One clinical study in type diabetic patients showed that M. charantia fruit improved glucose tolerance, decreased the postprandial hyperglycemia, and lowered the urination frequency [62]. The diabetic patients normally suffer from hypertriglyceridemia, hypertension, and obesity, and thus, M. charantia fruit seems to be an appropriate complementary and alternative medicine because of the presence of bioactive compounds, which are responsible for the lowering of blood sugar, blood lipids, blood pressure, and body weight [52, 6366]. Currently, the clinical evidence of M. charantia fruit as an antidiabetic agent is insufficient. Such clinical results usually occur with the food plants that have mild-moderate activity. Well-designed clinical trials and quality control as well as production process control are recommended for further clinical investigation. The increase of prediabetes and diabetes incidences caused a great burden on the healthcare expense. The use of nonmodified botanicals for self-medication like the fruit juice of M. charantia may be a good choice of complementary and alternative medicines, and it is cost-effective [40, 67].

Other parts of M. charantia have also been investigated for the medicinal purposes. The seed oil contained conjugated linolenic acid, namely, -eleostearic and punicic acids (Figure 12), which are strong antioxidant and anti-inflammatory agents [68].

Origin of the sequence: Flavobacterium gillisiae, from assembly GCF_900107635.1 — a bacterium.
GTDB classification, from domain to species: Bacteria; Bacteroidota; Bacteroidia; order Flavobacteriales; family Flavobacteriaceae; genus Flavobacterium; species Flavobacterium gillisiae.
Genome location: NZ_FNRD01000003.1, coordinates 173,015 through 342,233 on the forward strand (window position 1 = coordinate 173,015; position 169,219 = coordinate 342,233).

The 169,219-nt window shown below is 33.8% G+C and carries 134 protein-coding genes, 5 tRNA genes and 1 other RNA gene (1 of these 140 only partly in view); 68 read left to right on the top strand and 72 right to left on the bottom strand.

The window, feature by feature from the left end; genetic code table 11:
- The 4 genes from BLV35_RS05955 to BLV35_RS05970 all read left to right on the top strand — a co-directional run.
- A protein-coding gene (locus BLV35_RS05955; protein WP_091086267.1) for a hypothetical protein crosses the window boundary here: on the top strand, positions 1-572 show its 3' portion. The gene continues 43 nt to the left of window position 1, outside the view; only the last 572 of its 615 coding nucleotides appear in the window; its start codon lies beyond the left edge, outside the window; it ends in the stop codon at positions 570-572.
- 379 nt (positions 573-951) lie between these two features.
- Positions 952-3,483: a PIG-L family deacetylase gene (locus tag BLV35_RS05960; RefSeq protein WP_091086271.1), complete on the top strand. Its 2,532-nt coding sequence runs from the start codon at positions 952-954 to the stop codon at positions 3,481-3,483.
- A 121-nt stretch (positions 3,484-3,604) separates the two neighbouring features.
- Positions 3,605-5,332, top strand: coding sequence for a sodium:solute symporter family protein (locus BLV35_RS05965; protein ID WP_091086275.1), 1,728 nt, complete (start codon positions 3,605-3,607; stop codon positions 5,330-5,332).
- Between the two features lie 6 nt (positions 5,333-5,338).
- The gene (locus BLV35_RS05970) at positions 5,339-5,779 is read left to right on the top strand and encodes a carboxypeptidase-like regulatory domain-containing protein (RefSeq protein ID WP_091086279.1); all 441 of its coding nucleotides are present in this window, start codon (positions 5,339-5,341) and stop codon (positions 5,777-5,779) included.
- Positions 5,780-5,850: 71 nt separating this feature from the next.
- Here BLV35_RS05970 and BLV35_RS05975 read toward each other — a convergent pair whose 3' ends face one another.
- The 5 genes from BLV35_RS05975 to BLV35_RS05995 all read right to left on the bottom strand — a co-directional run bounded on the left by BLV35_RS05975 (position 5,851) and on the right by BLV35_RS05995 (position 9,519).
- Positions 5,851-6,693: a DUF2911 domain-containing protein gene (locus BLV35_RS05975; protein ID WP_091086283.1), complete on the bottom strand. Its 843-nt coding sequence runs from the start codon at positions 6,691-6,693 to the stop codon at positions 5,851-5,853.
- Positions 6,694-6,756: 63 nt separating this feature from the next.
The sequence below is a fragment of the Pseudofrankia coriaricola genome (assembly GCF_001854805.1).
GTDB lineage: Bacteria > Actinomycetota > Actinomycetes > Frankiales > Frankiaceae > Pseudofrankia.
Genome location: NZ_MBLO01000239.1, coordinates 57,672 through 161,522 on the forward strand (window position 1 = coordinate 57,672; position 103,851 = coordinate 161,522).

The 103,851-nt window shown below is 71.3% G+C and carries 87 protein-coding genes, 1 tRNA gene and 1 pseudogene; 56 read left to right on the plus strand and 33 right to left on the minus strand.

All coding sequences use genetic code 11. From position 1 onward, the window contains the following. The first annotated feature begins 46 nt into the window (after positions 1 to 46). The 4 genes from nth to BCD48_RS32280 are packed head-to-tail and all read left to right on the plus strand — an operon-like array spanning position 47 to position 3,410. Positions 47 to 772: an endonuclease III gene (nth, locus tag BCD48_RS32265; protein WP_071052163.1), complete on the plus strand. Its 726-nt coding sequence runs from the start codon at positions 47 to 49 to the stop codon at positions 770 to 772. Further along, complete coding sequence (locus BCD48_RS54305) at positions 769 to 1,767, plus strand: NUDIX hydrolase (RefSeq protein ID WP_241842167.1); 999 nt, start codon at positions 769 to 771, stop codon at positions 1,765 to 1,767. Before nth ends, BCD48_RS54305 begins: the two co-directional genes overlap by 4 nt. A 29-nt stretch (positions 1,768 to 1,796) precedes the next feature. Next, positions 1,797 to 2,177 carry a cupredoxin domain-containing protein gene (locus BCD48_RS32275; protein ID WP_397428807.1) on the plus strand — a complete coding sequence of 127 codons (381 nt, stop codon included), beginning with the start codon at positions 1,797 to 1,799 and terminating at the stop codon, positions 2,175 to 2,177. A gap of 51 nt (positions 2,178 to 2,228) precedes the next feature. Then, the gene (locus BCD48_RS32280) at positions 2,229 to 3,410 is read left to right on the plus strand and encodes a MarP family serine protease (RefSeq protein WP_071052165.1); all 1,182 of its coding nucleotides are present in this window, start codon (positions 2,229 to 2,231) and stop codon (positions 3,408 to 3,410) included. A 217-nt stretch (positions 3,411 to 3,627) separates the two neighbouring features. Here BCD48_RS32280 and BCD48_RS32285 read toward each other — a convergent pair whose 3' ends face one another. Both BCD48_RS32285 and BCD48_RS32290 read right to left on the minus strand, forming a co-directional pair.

Figure 12: -Eleostearic acid and punicic acid from Momordica charantia [40].

The seed oil could decrease the blood lipids and prevent cardiovascular disease [69]. The seed proteins, -momorcharin, Momordica anti-HIV protein 30 (MAP30), and Mara Khee Nok 29 (MRK29), which are type ribosome inactivating proteins (RIPs ), have antitumor, antiviral, and anti-HIV effects [7072]. According to the strong cytotoxicity of cucurbitacins, M. charantia has been also intensively investigated for its anticancer effect. It could inhibit several cancer cell lines, for example, adrenocortical, breast, nasopharynx, and prostate cancer cell lines [40, 7376].

5. Summary